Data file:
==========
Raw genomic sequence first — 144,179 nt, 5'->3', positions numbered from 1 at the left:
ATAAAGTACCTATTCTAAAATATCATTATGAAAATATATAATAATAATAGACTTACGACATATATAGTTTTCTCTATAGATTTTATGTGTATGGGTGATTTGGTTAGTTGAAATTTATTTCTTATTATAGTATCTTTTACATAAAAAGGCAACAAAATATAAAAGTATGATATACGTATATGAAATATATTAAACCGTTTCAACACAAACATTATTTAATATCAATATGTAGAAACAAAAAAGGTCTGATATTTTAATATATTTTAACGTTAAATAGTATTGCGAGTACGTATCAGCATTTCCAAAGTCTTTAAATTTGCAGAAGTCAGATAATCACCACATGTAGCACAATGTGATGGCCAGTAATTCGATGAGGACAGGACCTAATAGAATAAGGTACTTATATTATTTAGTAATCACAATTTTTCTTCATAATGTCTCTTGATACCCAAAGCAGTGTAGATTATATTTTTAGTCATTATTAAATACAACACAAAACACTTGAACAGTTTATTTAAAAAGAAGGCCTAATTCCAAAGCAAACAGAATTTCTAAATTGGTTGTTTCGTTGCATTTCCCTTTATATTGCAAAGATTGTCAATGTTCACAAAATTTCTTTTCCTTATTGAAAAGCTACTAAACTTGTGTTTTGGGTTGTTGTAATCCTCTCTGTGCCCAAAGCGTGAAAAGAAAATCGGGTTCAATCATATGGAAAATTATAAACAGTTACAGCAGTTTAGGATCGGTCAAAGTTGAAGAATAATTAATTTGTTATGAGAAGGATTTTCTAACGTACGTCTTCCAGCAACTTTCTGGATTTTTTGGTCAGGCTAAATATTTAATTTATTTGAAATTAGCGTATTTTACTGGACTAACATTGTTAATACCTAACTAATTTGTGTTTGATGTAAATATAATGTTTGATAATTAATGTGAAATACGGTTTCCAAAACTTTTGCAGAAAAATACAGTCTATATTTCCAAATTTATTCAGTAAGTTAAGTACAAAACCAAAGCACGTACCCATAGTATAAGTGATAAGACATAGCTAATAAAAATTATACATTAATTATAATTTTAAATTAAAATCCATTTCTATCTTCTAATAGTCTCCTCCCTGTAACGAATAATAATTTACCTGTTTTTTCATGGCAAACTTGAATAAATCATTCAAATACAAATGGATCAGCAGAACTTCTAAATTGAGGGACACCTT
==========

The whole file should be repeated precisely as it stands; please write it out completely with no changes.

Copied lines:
Raw genomic sequence first — 144,179 nt, 5'->3', positions numbered from 1 at the left:
ATAAAGTACCTATTCTAAAATATCATTATGAAAATATATAATAATAATAGACTTACGACATATATAGTTTTCTCTATAGATTTTATGTGTATGGGTGATTTGGTTAGTTGAAATTTATTTCTTATTATAGTATCTTTTACATAAAAAGGCAACAAAATATAAAAGTATGATATACGTATATGAAATATATTAAACCGTTTCAACACAAACATTATTTAATATCAATATGTAGAAACAAAAAAGGTCTGATATTTTAATATATTTTAACGTTAAATAGTATTGCGAGTACGTATCAGCATTTCCAAAGTCTTTAAATTTGCAGAAGTCAGATAATCACCACATGTAGCACAATGTGATGGCCAGTAATTCGATGAGGACAGGACCTAATAGAATAAGGTACTTATATTATTTAGTAATCACAATTTTTCTTCATAATGTCTCTTGATACCCAAAGCAGTGTAGATTATATTTTTAGTCATTATTAAATACAACACAAAACACTTGAACAGTTTATTTAAAAAGAAGGCCTAATTCCAAAGCAAACAGAATTTCTAAATTGGTTGTTTCGTTGCATTTCCCTTTATATTGCAAAGATTGTCAATGTTCACAAAATTTCTTTTCCTTATTGAAAAGCTACTAAACTTGTGTTTTGGGTTGTTGTAATCCTCTCTGTGCCCAAAGCGTGAAAAGAAAATCGGGTTCAATCATATGGAAAATTATAAACAGTTACAGCAGTTTAGGATCGGTCAAAGTTGAAGAATAATTAATTTGTTATGAGAAGGATTTTCTAACGTACGTCTTCCAGCAACTTTCTGGATTTTTTGGTCAGGCTAAATATTTAATTTATTTGAAATTAGCGTATTTTACTGGACTAACATTGTTAATACCTAACTAATTTGTGTTTGATGTAAATATAATGTTTGATAATTAATGTGAAATACGGTTTCCAAAACTTTTGCAGAAAAATACAGTCTATATTTCCAAATTTATTCAGTAAGTTAAGTACAAAACCAAAGCACGTACCCATAGTATAAGTGATAAGACATAGCTAATAAAAATTATACATTAATTATAATTTTAAATTAAAATCCATTTCTATCTTCTAATAGTCTCCTCCCTGTAACGAATAATAATTTACCTGTTTTTTCATGGCAAACTTGAATAAATCATTCAAATACAAATGGATCAGCAGAACTTCTAAATTGAGGGACACCTT